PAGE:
The CTU is welcoming the today's release of the independent forestry safety review panel findings. "These recommendations must be implemented to ensure that everything possible is done to make forestry safer." CTU President, Helen Kelly said....
    Scoop politics | 30-10
  • Activists will confront animal abusers
    Today animal rights activists will confront a group of wealth advisers who want to build the biggest egg factory-farm in New Zealand....
    Scoop politics | 30-10
  • Turia: Women’s Refuge Conference 2014
    This is a milestone moment in my life. This will be my last official address as Co-leader of the Maori Party. On Saturday night at our Hui-a-Tau, I will be standing down from that role and enabling a new co-leader,...
    Scoop politics | 30-10
  • Rodeo Code of Welfare ‘Sick Joke’
    Animal advocacy organisation SAFE says the revised Code of Welfare for Rodeos just released is nothing but a sick joke. “Rodeo animals are goaded, tormented and forced to endure needless suffering and gross mistreatment, all for the sake of so-called...
    Scoop politics | 30-10
  • Conservative Party applauds binding referenda on flag
    The Conservative Party are congratulating the Government on the decision to hold two binding referendums to decide the fate of New Zealand’s flag – and believes it will pave the way for binding referenda to form part of New Zealand...
    Scoop politics | 30-10
  • Walk the Talk – Opposing violence against women
    Soroptimist International of Auckland have organised a walk on 22 November from Silo Park at the Wynyard Quarter through the Viaduct and back to Silo Park, to show their opposition to violence against women. This event hopes to raise awareness...
    Scoop politics | 30-10
  • Recommendations on the Design of Pecuniary Penalties
    The Law Commission has reviewed the use of pecuniary penalties as a regulatory tool. Pecuniary penalties are financial penalties that policymakers are increasingly opting to use in place of criminal sanctions in order to punish and deter misconduct in...
    Scoop politics | 30-10
  • Every worker will be affected by employment law changes
    Every worker will feel the effects of the government’s new employment laws and should join a union if they want to maintain and increase their wages and conditions, says New Zealand’s largest private sector union, the EPMU....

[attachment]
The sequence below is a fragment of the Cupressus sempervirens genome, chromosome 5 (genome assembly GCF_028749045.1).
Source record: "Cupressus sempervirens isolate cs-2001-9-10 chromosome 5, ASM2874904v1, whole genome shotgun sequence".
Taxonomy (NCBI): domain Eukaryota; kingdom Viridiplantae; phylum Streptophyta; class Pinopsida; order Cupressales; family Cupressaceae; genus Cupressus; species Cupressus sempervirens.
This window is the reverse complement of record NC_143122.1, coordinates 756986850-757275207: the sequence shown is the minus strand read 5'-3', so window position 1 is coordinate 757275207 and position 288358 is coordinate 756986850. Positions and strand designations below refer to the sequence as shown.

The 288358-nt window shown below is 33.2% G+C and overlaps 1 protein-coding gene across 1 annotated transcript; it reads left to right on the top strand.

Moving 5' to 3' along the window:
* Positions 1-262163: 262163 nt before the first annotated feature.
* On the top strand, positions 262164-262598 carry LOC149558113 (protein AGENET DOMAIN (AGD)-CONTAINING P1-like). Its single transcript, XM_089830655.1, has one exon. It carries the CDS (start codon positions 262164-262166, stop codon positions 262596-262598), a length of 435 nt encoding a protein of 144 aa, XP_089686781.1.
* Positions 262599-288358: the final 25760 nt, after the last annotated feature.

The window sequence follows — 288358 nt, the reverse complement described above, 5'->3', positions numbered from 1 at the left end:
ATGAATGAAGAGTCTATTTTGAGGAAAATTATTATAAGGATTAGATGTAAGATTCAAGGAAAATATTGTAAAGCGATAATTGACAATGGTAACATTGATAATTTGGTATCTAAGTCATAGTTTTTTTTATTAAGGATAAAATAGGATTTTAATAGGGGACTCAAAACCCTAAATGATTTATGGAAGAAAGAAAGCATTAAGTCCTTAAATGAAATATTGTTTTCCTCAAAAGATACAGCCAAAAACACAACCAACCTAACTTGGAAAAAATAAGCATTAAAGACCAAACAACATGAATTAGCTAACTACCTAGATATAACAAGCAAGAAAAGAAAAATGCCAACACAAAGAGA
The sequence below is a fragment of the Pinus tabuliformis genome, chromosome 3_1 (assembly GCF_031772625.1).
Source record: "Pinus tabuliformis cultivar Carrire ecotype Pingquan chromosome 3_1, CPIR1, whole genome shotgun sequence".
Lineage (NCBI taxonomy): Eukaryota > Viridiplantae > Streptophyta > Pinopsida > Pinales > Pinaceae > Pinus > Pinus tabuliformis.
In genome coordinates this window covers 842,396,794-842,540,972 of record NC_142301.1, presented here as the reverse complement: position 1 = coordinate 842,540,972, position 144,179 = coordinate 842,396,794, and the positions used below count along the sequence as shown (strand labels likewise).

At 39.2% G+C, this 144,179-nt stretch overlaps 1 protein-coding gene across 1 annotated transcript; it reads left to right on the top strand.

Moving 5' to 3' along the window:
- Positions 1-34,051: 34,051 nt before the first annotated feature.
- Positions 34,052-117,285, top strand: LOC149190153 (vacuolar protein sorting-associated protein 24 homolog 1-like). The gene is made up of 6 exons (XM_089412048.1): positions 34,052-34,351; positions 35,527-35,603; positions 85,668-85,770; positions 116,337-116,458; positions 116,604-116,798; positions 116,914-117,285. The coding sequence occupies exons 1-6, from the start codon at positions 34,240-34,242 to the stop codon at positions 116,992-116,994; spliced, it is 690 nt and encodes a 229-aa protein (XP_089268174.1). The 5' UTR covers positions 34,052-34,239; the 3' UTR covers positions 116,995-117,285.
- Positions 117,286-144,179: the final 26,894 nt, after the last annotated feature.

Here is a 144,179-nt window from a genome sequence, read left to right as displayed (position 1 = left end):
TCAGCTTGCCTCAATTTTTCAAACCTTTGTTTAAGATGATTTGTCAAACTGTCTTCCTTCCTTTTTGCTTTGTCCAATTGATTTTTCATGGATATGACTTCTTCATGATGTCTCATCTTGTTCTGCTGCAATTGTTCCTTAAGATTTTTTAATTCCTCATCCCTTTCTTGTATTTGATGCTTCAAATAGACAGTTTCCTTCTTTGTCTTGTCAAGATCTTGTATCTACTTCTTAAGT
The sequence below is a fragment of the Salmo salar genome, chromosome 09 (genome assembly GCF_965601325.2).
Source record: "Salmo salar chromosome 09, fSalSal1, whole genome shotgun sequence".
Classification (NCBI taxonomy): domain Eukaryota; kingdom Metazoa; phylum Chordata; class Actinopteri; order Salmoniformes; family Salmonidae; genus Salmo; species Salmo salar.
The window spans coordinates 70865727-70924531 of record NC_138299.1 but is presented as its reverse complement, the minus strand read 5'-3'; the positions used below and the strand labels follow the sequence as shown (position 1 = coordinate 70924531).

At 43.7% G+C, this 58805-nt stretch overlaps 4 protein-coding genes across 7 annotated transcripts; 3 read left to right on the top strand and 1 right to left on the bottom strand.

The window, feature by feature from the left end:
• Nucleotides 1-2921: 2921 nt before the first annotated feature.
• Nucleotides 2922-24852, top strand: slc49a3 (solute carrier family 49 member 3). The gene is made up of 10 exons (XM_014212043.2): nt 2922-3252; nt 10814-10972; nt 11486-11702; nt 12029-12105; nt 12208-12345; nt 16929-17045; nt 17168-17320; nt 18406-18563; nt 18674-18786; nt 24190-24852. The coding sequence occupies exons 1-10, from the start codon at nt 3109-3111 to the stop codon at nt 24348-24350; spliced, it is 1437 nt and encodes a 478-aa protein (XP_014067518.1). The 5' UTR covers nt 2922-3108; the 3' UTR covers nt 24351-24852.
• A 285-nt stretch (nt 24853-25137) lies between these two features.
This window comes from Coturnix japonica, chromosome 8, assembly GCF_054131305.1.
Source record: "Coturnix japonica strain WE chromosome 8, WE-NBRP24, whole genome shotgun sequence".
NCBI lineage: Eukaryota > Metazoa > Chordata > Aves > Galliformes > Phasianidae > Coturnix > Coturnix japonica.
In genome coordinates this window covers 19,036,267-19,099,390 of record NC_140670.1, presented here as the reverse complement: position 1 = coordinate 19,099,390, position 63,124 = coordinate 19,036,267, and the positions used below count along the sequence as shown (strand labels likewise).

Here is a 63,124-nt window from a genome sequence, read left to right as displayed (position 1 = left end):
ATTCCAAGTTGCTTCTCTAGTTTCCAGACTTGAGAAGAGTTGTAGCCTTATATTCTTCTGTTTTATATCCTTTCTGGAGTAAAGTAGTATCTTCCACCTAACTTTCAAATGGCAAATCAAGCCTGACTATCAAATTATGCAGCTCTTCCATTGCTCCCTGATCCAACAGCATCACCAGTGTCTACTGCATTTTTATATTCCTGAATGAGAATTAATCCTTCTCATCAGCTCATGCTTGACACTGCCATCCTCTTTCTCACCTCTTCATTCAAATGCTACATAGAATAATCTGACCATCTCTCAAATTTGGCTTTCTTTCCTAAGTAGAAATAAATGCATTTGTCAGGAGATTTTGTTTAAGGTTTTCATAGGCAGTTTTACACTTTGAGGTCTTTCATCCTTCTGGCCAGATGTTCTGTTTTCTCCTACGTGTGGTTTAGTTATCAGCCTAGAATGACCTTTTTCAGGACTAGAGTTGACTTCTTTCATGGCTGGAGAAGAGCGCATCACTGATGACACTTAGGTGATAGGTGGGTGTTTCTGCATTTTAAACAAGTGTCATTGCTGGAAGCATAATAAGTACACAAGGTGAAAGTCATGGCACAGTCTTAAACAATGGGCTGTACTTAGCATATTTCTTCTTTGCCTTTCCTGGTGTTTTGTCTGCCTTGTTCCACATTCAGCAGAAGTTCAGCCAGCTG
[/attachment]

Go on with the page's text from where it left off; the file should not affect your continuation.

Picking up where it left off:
Scoop politics | 30-10
  • Shameful attack on all workers
    The Government has passed the Employment Relations Amendment Act slashing the rights of all Kiwi workers. “These changes are shameful. New Zealand now has some of the worst employment protections in the OECD. It is embarrassing that a country which...
    Scoop politics | 30-10
  • Unnecessary law changes more to do with ideology
    The government’s employment law changes are simply ideological and are at odds with its approach in the related areas of health and safety and immigration law, FIRST Union said tonight....
    Scoop politics | 30-10
  • CTU Runanga calls on iwi leaders
    Maori workers are calling on iwi leaders to speak out against the employment law changes expected to go through today. “Iwi leaders have previously spoken out when workers in Aotearoa have been under attack, we believe they should do so...
    Scoop politics | 30-10
  • Educating children not the best solution to alcohol harm
    Alcohol Healthwatch says we need to look beyond educating children and young people to address deeply embedded attitudes and behaviours concerning alcohol....
    Scoop politics | 30-10
  • New code of welfare for rodeos released
    New standards to strengthen the animal welfare requirements for rodeos have been issued today by the Minister for Primary Industries, Nathan Guy....
    Scoop politics | 30-10
  • IPCA report riddle with inaccuracies, say students
    A report by the Independent Police Conduct Authority into the policing of student protests in 2012 is riddled with inaccuracies, say students who laid the original complaint with the IPCA....
    Scoop politics | 30-10
  • CT v The Queen – indecency convictions quashed
    This summary is provided to assist in the understanding of the Court’s judgment. It does not comprise part of the reasons for that judgment. The full judgment with reasons is the only authoritative document. The full text of the judgment...
    Scoop politics | 30-10
  • Rameka v The Queen – murder convictions quashed
    This summary is provided to assist in the understanding of the Court’s judgment. It does not comprise part of the reasons for that judgment. The full judgment with reasons is the only authoritative document. The full text of the judgment...
    Scoop politics | 30-10
  • Auckland Council Out of Control
    Responding to the NZ Herald article that some Auckland households will face a rates rise of up to 9.6 per cent next year, Taxpayers’ Union Executive Director Jordan Williams says: “Len Brown’s pledge to cap rates rises at 2.5 per...
    Scoop politics | 30-10
  • Stats NZ staff escalate action with ‘no more meetings’ rule
    Statistics NZ staff have voted to escalate their ongoing industrial action in an effort to get Stats NZ back to the bargaining table with a reasonable offer. The staff, who are members of the Public Service Association (PSA), have been...
    Scoop politics | 29-10
  • Rape Crisis calls for changes to criminal justice system